The fallout from two years of economic volatility, and now a developing recession, is forcing leading retailers to come to terms with the industry’s penchant for boom-and-bust planning. By this time next year, the retail landscape promises to look as different from today as it does today from a year ago.
Exhibit A is recent announcements and news about Amazon, which had been the pandemic’s biggest winner. The company just announced that it is abandoning plans to build an airport cargo center at Newark Airport. The plan ran into a phalanx of opposition from labor and community groups and the pushback was cited as the principal reason for cancelling.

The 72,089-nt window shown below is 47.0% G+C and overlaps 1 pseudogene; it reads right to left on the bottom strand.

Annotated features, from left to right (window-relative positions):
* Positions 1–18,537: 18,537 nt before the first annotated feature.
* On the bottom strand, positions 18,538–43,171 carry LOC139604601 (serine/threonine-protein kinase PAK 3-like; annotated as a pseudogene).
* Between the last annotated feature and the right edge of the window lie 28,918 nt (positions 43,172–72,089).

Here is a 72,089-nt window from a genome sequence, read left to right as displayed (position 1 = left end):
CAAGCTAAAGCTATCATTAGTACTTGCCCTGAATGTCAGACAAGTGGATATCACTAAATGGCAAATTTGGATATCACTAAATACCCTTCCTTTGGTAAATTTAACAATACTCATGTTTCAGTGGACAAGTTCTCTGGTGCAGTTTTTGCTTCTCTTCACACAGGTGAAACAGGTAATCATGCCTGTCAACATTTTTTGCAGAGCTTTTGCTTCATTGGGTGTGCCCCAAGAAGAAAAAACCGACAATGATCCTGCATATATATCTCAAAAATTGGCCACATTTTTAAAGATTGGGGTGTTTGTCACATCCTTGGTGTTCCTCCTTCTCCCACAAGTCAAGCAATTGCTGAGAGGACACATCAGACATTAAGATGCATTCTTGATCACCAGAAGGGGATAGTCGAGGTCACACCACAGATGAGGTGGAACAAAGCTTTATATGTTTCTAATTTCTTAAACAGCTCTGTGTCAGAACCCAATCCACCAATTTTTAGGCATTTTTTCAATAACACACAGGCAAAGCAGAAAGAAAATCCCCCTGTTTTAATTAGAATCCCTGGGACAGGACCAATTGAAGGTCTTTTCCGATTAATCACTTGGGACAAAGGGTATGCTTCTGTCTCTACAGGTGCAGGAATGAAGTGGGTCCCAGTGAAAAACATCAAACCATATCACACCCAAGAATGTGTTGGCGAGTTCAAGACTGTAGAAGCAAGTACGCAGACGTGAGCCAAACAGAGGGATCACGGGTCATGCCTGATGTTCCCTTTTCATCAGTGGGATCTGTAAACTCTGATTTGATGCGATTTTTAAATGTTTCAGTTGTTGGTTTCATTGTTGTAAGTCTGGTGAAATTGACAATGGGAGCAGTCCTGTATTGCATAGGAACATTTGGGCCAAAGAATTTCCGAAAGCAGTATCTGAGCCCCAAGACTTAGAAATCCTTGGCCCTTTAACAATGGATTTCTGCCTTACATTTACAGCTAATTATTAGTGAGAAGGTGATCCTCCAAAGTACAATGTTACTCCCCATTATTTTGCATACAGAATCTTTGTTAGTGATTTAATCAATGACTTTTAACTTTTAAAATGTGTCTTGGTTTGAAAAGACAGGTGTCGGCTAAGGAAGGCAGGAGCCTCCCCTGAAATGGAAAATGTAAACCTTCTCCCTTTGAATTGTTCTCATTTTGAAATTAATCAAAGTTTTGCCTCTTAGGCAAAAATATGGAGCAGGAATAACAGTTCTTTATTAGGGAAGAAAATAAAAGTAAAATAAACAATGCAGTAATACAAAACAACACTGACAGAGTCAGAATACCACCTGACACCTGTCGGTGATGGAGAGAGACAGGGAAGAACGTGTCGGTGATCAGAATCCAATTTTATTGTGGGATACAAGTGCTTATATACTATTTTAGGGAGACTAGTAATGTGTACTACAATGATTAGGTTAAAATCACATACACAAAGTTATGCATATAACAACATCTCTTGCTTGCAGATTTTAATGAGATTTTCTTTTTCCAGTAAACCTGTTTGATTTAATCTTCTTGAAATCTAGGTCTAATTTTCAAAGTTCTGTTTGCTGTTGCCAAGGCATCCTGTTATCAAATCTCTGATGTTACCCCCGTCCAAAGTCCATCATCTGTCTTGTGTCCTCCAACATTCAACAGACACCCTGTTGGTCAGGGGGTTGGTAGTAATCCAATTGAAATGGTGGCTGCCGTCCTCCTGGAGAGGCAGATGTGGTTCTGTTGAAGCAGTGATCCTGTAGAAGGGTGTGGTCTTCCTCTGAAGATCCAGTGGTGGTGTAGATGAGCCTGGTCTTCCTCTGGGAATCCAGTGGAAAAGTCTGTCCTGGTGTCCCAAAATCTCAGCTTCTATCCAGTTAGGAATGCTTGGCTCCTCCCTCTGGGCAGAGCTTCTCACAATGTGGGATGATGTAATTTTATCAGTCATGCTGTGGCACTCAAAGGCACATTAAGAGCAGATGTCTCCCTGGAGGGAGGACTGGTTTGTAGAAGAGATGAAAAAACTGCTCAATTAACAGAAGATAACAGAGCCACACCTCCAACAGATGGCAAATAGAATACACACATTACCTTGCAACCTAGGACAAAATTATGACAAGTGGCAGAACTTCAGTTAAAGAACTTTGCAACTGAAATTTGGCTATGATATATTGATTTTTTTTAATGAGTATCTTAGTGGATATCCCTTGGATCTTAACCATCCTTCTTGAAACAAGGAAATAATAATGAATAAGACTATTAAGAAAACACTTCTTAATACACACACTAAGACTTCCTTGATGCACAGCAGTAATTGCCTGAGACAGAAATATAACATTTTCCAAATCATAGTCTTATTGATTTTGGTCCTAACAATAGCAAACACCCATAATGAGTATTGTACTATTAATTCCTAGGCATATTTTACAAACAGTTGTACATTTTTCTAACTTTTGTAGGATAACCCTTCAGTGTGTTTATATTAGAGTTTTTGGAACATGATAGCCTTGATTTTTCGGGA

But it comes on the heels of a general pullback by Amazon after a two-year expansion binge that doubled its capacity in just 24 months, and after posting its first quarterly loss in seven years. Amazon has been shuttering warehouses and has reportedly been scaling back its huge list of private-label merchandise.
A binge of a different sort has clobbered Target, Walmart, and Gap. In an effort to outflank last year’s supply chain bottleneck, and despite a steady decline in consumer sentiment, they and other retailers rushed to beef up inventories to meet booming demand.